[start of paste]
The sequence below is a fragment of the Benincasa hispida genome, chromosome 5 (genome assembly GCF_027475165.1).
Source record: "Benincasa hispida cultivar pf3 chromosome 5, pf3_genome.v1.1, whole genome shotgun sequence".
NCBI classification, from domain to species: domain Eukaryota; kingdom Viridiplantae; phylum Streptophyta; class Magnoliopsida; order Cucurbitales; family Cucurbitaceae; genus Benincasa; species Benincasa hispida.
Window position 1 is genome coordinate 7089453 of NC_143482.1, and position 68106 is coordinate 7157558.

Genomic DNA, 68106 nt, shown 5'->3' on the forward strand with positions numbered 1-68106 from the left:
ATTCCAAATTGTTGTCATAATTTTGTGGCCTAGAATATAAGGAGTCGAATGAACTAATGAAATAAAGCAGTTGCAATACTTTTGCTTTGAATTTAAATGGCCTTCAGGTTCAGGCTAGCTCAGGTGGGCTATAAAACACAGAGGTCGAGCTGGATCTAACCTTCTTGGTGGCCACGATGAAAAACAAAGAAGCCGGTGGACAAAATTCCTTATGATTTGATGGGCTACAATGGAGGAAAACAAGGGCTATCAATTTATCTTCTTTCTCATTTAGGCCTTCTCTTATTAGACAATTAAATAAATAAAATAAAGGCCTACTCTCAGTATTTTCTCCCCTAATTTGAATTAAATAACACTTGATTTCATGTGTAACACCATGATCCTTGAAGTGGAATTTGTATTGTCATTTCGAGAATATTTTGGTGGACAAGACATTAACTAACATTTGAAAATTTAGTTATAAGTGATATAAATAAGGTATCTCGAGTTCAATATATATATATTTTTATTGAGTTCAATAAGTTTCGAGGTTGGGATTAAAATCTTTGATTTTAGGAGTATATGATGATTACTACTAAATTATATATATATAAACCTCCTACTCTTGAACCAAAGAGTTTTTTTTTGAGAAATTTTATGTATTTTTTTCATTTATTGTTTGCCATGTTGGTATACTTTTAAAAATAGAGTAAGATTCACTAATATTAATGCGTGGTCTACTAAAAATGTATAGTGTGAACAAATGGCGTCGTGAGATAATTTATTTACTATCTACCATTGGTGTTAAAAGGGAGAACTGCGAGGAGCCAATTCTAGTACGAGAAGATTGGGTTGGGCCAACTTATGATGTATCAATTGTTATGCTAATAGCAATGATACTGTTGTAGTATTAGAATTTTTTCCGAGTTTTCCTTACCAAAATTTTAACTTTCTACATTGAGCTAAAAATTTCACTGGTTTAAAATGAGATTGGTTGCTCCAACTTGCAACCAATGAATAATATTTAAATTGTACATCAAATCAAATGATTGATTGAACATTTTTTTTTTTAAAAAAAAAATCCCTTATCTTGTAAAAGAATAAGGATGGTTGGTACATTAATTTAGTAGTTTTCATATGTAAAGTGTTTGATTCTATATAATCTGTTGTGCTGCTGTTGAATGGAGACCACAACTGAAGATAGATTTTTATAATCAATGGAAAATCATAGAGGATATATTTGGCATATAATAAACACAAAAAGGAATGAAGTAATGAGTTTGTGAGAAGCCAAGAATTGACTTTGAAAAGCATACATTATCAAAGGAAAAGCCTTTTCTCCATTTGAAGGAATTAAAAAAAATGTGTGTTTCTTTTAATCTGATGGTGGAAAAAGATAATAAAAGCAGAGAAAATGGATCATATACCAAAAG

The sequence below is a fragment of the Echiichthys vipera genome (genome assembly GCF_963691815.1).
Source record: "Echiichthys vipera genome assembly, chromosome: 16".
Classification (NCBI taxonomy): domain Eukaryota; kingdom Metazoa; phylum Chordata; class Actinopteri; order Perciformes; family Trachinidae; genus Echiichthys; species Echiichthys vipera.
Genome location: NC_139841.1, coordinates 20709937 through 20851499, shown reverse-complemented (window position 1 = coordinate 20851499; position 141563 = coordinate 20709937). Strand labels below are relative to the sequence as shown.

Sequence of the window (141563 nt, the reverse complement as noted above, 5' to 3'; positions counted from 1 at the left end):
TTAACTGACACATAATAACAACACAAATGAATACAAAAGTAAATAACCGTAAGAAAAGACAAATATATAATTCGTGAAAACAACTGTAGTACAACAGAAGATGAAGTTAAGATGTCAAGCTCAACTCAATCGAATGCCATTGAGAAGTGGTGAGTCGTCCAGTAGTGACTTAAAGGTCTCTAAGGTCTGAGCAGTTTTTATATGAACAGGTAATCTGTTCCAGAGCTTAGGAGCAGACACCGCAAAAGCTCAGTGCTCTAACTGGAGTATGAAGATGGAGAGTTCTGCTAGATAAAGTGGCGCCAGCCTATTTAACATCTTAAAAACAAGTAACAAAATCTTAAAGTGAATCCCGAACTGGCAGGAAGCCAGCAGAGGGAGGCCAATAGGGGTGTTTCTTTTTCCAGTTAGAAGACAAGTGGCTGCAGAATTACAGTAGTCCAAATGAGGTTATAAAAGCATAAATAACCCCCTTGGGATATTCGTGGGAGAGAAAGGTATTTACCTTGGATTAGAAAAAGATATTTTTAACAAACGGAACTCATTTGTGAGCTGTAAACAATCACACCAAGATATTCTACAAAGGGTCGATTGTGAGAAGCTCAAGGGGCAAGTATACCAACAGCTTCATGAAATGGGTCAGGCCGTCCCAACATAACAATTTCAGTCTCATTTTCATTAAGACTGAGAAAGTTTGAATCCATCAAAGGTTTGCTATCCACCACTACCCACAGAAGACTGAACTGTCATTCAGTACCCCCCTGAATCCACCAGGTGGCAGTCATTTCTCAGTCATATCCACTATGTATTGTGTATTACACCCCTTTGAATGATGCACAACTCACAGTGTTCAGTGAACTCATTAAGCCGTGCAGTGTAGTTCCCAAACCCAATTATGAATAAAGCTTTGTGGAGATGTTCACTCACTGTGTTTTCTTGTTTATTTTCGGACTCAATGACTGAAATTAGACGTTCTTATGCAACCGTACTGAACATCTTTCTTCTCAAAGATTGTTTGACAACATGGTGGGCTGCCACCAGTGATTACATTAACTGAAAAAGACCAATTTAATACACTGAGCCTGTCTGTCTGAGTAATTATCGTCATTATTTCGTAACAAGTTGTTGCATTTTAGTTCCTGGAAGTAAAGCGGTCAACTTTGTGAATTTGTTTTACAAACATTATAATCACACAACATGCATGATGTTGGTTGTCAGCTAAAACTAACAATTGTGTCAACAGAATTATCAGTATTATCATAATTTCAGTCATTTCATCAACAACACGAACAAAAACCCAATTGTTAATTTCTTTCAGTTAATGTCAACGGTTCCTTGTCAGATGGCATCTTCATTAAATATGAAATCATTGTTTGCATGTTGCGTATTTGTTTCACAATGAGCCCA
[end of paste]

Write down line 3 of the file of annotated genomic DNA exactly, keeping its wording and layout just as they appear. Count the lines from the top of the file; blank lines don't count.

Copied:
NCBI classification, from domain to species: domain Eukaryota; kingdom Viridiplantae; phylum Streptophyta; class Magnoliopsida; order Cucurbitales; family Cucurbitaceae; genus Benincasa; species Benincasa hispida.